Phil Kerpen

Thursday morning's high drama was intense out front on the Supreme Court steps, where I had the honor of standing with my friends from the Tea Party Patriots. The nervous energy before the decision was palpable. The concern about the future of our country that brought so many activists into the tea party movement in the first place had only intensified since, and the contrast between their intelligent, heart-felt speeches and the hypnotic chants of the counter-protesters was stark.

Then the news broke - I thought. There it was on my Twitter feed, courtesy of CNN: "@cnnbrk Supreme Court strikes down individual mandate portion of health care law." I relayed the information to the crowd, which erupted in applause.

But wait. In the next instant came a text from my wife - who is not only the most wonderful wife and mother in the world, but also a leading employee benefits tax lawyer and expert on the president's health care law. She wrote: "Mandate unconstitutional but surviving as a tax."

So I corrected my earlier announcement. People were confused and disappointed. Activists were prepared for a loss. But not like this. Not with Roberts joining the four liberals - who of course are so political in their decision-making that what they would do was never in doubt.

I explained that this legal sleight-of-hand by John Roberts - transforming the mandate into a tax despite all evidence to the contrary - at least preserved the legacy of the Rehnquist Court, which was to place limits on the Commerce Clause. But if the federal government can compel behavior via "tax penalties" when it can't regulate them as commerce we're left with a distinction but not much of a difference. William Rehnquist was sorely missed on Thursday.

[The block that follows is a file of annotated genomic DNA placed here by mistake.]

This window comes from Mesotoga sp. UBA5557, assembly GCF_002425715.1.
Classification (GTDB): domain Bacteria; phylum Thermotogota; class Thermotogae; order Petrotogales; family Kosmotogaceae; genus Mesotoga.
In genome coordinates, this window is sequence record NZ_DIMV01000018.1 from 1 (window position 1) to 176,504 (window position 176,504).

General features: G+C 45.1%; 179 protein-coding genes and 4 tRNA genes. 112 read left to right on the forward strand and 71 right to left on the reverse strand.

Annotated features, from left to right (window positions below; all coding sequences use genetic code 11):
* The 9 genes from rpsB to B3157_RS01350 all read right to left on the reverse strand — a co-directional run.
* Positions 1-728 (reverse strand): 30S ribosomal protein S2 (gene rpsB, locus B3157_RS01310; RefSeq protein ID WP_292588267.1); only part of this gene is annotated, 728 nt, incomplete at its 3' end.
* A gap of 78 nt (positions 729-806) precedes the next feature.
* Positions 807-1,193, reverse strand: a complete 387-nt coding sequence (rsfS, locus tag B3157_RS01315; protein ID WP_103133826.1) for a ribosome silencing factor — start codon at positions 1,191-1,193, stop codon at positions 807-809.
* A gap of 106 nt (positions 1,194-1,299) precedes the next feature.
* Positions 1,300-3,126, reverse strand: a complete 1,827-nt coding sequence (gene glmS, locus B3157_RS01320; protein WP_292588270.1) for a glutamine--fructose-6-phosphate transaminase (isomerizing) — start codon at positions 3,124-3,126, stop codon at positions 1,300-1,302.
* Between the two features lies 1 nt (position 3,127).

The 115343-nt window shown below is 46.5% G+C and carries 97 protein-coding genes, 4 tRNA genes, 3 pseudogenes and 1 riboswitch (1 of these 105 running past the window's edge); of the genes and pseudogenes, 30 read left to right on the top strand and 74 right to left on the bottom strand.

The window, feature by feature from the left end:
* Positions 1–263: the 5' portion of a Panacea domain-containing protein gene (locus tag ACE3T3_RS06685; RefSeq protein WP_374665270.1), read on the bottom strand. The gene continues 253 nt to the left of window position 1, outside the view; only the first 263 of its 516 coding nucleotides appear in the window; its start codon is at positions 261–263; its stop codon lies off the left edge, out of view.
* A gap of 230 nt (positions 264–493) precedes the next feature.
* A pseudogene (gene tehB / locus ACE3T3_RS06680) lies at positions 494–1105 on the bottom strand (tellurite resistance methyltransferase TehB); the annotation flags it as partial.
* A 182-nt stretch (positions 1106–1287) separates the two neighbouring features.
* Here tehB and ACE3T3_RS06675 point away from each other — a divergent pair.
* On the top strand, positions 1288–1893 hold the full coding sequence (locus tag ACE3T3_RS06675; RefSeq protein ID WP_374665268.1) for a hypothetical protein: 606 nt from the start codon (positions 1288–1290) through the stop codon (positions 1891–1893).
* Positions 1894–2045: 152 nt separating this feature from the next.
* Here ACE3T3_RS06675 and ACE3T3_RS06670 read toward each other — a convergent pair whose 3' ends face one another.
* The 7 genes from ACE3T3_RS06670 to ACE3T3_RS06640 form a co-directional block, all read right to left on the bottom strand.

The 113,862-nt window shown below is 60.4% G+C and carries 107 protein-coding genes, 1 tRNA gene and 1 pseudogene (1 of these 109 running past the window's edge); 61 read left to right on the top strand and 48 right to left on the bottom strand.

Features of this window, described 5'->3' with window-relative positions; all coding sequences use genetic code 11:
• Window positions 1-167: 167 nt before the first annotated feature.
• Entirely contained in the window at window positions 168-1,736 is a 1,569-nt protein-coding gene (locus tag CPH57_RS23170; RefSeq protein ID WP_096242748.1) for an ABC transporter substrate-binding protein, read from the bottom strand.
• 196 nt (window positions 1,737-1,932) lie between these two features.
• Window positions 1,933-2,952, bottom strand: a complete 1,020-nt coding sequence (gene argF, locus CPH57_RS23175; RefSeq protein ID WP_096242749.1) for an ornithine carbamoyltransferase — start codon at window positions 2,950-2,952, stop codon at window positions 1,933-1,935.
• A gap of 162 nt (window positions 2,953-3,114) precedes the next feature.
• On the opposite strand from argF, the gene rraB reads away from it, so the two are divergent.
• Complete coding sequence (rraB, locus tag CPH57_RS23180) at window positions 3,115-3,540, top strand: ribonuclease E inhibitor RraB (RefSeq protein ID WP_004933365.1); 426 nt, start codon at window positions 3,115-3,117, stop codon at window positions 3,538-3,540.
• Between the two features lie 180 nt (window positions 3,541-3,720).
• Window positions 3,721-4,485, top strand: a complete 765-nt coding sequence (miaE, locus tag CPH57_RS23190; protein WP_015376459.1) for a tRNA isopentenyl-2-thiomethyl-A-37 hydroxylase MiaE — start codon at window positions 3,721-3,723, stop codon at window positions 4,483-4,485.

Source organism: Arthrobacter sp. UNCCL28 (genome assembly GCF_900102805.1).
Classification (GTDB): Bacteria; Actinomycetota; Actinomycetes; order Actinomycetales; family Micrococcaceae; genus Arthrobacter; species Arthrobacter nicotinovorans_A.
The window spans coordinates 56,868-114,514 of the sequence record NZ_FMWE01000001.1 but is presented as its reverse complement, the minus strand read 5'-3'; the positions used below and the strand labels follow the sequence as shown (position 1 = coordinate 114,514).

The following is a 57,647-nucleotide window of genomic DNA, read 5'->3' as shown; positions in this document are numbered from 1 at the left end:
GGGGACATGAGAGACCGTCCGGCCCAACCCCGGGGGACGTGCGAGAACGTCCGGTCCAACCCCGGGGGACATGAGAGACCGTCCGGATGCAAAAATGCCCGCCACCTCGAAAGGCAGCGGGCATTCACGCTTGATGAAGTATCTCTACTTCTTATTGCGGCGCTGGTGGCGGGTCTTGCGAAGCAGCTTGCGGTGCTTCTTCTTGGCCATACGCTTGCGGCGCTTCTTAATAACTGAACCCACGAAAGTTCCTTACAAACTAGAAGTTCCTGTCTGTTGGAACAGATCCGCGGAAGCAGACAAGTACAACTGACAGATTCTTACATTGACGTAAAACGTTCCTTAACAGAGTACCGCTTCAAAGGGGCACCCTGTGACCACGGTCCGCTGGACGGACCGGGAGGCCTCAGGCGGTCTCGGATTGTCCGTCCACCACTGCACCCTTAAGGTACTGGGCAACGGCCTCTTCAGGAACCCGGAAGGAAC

The bottom line is that the John Roberts ignored the entire legislative history of the president's health care law, dozens of public promises from the president himself and supporters in Congress who insisted the mandate was not a tax, and a 20-page explanation in the law itself.

He did that to rule that the mandate at the heart of the president's health care law is actually a tax on the middle class after all. A tax on people who can't afford the expensive health insurance the government wants them to buy, or have ideological or religious reasons they would prefer not to buy such health insurance.

So now the president's promise not to tax the middle class has been exposed as fundamental deception at the heart of his health care law. Now Congress must repeal the law and pass real health care reform that empowers patients and doctors and doesn't rely on a dishonest mandate tax.

Phil Kerpen

Phil Kerpen is president of American Commitment, a columnist on Fox News Opinion, chairman of the Internet Freedom Coalition, and author of the 2011 book Democracy Denied.

American Commitment is dedicated to restoring and protecting America’s core commitment to free markets, economic growth, Constitutionally-limited government, property rights, and individual freedom.

Washingtonian magazine named Mr. Kerpen to their "Guest List" in 2008 and The Hill newspaper named Mr. Kerpen a "Top Grassroots Lobbyist" in 2011.

Mr. Kerpen's op-eds have run in newspapers across the country and he is a frequent radio and television commentator on economic growth issues.

Prior to joining American Commitment, Mr. Kerpen served as vice president for policy at Americans for Prosperity. Mr. Kerpen has also previously worked as an analyst and researcher for the Free Enterprise Fund, the Club for Growth, and the Cato Institute.

A native of Brooklyn, N.Y., Mr. Kerpen currently resides in Washington, D.C. with his wife Joanna and their daughter Lilly.